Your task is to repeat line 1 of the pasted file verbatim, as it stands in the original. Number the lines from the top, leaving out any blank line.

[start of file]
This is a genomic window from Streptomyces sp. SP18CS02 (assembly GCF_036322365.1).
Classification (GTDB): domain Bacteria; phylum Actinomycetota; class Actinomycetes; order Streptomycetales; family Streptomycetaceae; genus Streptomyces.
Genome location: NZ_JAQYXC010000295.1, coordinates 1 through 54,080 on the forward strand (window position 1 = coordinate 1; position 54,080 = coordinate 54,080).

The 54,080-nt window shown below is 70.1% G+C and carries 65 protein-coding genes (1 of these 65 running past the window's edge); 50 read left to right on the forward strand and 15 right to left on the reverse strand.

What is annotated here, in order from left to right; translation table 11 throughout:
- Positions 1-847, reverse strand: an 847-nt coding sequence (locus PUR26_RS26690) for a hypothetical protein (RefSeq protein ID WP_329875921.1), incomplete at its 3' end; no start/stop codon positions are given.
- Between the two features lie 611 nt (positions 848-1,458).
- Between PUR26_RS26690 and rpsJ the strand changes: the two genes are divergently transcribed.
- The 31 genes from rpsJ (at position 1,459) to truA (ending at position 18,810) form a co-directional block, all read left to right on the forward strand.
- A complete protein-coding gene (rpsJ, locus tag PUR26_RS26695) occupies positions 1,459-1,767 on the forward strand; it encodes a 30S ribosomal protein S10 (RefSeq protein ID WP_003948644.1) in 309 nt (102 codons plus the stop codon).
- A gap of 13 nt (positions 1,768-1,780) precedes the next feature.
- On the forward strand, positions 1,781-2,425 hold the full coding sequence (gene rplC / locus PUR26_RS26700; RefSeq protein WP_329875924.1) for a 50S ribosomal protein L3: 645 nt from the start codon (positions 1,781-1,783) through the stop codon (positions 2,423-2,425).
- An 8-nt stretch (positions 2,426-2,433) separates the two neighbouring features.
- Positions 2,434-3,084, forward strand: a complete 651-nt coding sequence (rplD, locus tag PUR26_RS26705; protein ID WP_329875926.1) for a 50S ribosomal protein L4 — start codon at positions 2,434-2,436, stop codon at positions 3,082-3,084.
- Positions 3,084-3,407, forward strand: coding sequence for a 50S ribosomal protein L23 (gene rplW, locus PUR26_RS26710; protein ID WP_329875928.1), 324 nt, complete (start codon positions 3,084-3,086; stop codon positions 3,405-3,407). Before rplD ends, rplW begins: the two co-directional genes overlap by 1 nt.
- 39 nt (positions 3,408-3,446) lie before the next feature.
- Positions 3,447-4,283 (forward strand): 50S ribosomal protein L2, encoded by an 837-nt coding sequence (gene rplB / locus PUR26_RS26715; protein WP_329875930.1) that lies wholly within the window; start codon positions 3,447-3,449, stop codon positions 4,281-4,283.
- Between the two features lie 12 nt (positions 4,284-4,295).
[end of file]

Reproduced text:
This is a genomic window from Streptomyces sp. SP18CS02 (assembly GCF_036322365.1).